Trace Recording

Trace Recording

µC/OS-II has trace points built into the code to record all the kernel events and interrupts in real-time using some of the most popular tracing tools.

Trace recording is disabled by default and can only be enabled at compile-time by setting the configuration constant OS_CFG_TRACE_EN to DEF_ENABLED in os_cfg.h.

Trace functions are defined in multiple files found under the uCOS-II\Trace\<tool> folder, where <tool> is the name of one of the trace tools supported by µC/OS-II.


Trace recording allows you to put your µC/OS-II based application to the test. Not a functional test but a real-time performance test that can be executed with just a few kilobytes of RAM and no special hardware required other than a J-Link. Your system can be placed in the field and have all its inputs subjected to heavy load in order to cover the most realistic worst case scenarios. Meanwhile, the data is streamed to a host PC where the Third-Party Trace Analysis tool takes all the data and presents it in various views which allow you to:

  • Determine if the worst case execution times are less than the deadlines required by the application.
  • Discover potential bugs such as blocking API calls that are getting close to a timeout.
  • Capture rare, sporadic bugs which otherwise can be very hard to reproduce and analyze.
  • Verify if the tasks priority assignments are correct.
  • See how often interrupts occur.
  • Determine when tasks are being interrupted.
  • See when µC/OS-II performs task switches.
  • Determine the length of interrupts.
  • Improve the application performance.

Recording Modes of Operation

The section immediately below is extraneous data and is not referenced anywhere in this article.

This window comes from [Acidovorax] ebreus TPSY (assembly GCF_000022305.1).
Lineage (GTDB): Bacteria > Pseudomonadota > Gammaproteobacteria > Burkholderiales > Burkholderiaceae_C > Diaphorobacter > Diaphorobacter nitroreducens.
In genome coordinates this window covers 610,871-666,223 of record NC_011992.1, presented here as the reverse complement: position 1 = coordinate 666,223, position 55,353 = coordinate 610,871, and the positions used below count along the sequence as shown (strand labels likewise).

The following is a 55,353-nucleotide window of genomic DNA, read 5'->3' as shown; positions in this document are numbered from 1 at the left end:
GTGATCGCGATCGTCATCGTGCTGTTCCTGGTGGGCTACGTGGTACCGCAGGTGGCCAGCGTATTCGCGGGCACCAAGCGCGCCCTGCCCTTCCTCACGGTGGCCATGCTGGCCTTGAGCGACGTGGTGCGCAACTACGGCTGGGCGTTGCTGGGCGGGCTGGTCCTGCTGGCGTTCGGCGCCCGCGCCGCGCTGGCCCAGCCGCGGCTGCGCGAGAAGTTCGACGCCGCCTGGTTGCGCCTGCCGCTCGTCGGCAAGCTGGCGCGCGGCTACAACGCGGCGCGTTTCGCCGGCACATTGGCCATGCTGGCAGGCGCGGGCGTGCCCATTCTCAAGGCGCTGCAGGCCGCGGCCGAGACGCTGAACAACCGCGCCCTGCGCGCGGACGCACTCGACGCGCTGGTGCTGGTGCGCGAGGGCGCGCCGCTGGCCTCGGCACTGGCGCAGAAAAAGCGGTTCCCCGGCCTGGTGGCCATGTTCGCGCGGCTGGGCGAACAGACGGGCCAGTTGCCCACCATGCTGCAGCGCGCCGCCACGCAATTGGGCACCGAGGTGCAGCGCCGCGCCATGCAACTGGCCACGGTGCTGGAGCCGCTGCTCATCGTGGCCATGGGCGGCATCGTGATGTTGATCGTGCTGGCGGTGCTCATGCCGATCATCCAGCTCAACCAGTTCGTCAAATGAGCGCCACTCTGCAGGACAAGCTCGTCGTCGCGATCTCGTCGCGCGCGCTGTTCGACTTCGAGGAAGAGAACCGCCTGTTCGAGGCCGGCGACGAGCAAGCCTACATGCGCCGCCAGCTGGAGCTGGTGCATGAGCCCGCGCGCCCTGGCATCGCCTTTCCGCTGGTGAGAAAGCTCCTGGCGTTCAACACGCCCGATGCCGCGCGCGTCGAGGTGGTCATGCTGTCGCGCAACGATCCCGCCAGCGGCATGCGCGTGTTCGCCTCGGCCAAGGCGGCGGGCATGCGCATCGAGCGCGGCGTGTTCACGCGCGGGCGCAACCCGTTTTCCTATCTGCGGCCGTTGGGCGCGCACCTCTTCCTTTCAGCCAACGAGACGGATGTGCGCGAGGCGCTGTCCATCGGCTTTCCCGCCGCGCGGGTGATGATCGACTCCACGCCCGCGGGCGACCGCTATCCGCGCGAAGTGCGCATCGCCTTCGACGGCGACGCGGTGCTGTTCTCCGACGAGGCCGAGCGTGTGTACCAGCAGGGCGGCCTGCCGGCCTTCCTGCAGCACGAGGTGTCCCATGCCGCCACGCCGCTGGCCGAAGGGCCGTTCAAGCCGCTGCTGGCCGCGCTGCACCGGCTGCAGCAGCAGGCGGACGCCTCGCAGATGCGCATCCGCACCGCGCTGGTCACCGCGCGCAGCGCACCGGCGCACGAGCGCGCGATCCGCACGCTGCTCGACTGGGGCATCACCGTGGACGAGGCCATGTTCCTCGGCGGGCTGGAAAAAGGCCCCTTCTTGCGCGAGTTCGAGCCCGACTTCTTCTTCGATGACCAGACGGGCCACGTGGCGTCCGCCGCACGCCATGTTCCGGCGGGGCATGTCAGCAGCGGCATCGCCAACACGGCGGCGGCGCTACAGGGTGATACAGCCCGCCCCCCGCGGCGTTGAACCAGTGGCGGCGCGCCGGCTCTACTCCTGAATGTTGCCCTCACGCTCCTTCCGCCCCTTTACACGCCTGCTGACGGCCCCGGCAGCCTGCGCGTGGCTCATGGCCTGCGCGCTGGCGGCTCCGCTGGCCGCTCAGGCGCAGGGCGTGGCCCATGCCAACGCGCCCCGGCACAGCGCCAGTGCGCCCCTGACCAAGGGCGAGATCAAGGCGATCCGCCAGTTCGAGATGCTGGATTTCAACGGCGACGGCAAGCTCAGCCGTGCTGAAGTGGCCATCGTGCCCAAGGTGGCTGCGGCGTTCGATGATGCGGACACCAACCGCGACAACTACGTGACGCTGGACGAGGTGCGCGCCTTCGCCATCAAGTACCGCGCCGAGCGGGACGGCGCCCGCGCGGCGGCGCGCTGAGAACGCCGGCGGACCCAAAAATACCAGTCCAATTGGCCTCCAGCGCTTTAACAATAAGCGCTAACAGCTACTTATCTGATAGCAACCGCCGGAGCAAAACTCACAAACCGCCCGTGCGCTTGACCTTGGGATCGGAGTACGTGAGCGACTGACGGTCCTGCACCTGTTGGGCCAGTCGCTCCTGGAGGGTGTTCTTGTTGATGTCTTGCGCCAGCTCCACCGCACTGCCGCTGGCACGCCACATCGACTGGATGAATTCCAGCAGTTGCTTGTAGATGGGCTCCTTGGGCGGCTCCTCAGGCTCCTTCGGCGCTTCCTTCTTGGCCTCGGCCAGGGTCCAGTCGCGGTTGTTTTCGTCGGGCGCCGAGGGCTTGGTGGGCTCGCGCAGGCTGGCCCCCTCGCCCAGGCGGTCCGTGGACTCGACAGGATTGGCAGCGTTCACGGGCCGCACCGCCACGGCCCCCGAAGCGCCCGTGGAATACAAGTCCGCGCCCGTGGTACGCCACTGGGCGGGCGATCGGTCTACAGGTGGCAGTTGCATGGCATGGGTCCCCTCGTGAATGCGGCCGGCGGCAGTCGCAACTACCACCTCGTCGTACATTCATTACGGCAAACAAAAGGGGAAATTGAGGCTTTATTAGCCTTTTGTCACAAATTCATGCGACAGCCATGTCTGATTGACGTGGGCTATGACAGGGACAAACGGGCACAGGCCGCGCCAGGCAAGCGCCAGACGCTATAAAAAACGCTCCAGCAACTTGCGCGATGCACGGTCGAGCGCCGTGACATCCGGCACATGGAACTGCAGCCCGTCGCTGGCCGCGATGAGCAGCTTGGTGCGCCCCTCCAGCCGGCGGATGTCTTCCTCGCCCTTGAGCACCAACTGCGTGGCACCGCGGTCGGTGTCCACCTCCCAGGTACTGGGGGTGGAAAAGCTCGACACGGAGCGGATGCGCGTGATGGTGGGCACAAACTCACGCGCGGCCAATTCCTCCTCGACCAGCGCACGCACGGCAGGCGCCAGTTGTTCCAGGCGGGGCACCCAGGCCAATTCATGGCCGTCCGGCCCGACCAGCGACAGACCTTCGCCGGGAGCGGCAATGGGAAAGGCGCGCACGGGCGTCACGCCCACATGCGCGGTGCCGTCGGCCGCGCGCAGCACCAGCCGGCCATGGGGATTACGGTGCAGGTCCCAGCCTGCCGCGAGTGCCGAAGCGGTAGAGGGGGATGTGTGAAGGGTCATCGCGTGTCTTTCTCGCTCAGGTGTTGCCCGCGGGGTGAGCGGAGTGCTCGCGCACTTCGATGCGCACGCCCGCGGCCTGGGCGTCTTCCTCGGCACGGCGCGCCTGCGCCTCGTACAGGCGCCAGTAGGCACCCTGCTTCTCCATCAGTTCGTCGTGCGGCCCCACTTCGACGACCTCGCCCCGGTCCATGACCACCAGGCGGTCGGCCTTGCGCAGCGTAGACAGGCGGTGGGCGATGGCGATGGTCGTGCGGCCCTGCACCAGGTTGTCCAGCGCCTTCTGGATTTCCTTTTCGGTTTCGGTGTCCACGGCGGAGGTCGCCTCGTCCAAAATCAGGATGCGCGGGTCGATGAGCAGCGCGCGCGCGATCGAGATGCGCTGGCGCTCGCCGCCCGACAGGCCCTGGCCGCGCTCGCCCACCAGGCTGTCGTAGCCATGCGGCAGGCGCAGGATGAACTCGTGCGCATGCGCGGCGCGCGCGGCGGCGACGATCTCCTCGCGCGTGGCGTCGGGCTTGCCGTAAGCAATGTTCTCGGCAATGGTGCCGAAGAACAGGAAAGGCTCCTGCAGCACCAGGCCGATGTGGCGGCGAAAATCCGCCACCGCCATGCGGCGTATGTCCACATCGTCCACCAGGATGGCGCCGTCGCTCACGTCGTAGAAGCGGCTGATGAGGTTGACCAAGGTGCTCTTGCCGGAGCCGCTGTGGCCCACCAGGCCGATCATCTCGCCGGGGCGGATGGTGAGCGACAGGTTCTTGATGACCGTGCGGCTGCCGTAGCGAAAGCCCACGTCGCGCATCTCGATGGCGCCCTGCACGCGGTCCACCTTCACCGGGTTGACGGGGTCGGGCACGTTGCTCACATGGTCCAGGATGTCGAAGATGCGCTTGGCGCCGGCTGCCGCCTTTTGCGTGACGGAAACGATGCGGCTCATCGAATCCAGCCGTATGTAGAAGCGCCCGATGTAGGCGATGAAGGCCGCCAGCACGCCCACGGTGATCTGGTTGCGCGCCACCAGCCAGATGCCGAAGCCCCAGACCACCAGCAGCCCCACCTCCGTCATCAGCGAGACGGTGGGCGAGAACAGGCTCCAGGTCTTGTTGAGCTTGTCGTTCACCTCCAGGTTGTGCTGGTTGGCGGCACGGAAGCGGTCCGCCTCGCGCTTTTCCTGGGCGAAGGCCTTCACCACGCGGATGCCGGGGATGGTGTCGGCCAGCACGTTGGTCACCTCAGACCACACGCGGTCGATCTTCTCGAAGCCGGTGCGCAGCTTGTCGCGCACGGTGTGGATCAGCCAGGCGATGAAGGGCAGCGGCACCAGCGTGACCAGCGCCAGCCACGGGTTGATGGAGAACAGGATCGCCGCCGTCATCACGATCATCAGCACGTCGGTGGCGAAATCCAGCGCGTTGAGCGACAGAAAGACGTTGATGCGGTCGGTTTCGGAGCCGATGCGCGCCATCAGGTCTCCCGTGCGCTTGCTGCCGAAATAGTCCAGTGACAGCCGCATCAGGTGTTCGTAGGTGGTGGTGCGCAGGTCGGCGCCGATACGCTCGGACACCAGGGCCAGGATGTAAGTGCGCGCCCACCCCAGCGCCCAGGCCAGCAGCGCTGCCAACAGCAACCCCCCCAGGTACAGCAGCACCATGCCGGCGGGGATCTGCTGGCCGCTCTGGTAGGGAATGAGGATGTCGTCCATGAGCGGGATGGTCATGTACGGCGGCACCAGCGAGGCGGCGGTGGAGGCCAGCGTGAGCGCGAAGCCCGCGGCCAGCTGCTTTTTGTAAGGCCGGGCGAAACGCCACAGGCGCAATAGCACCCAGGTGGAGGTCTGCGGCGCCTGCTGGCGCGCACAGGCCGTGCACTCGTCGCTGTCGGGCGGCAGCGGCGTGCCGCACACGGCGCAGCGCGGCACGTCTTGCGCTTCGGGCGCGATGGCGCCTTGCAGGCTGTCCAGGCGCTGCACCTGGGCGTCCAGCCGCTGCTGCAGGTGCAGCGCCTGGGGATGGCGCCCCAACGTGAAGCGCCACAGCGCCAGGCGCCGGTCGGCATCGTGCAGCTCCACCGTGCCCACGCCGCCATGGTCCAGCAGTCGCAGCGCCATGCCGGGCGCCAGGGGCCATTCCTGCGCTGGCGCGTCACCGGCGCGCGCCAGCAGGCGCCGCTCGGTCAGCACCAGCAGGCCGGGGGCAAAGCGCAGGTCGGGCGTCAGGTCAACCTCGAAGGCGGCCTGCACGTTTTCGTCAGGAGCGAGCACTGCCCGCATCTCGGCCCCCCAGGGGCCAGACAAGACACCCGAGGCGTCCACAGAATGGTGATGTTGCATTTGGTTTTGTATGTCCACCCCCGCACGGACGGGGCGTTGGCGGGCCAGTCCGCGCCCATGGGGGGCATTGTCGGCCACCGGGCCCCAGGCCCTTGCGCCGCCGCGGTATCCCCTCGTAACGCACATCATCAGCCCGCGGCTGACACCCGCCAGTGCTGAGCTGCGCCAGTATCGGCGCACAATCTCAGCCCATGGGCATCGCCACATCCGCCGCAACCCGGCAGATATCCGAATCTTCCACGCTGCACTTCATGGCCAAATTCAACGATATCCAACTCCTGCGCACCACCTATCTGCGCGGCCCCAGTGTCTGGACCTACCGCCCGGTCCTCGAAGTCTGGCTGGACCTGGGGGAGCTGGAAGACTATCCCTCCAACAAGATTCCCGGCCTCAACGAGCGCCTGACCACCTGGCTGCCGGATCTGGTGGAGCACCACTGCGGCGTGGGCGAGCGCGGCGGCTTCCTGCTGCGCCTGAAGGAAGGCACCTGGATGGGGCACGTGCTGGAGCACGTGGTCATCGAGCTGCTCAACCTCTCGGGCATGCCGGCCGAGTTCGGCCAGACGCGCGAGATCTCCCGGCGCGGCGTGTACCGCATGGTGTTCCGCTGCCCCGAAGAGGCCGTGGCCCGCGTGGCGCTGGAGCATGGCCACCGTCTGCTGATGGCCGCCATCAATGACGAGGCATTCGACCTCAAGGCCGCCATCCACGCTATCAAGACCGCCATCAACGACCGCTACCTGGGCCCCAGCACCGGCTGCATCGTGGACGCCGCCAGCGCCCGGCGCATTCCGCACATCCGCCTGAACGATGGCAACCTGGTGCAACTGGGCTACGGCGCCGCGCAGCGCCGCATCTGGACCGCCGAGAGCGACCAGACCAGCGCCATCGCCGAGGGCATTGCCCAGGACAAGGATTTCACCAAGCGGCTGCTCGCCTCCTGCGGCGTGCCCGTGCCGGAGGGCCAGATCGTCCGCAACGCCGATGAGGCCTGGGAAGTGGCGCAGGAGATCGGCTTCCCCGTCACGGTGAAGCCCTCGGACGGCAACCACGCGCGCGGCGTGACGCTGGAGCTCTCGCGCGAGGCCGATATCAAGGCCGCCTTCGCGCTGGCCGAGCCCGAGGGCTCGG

The Trace Recorder supports three modes of operation that are important to understand.

  • Streaming Mode:

Events are continuously read from buffer via J-Link and the SEGGER Real Time Transfer technology (RTT). The recorder can continuously record target execution in real time, while the target is running. This enables analysis of the system behavior over a long period of time without requiring a large target memory buffer.

  • Snapshot Mode:

When the embedded target device does not support RTT or when no J-Link is available, the recorder can still record data into its buffer until it gets full. This snapshot mode offers insight to the startup sequence or event-triggered activity in any system for a decent amount of time.

  • Post-Mortem Mode:

It is similar to the previous snapshot recording mode, with one difference: events are continuously recorded. When the embedded target buffer gets full, older events are overwritten and reading the buffer provides the latest recorded events. Post-mortem analysis can provide information of long-time system tests by helping in the analysis of system crashes.

Getting Started

Select one of the Trace Tools supported by µC/OS-II and see their respective section in this documentation: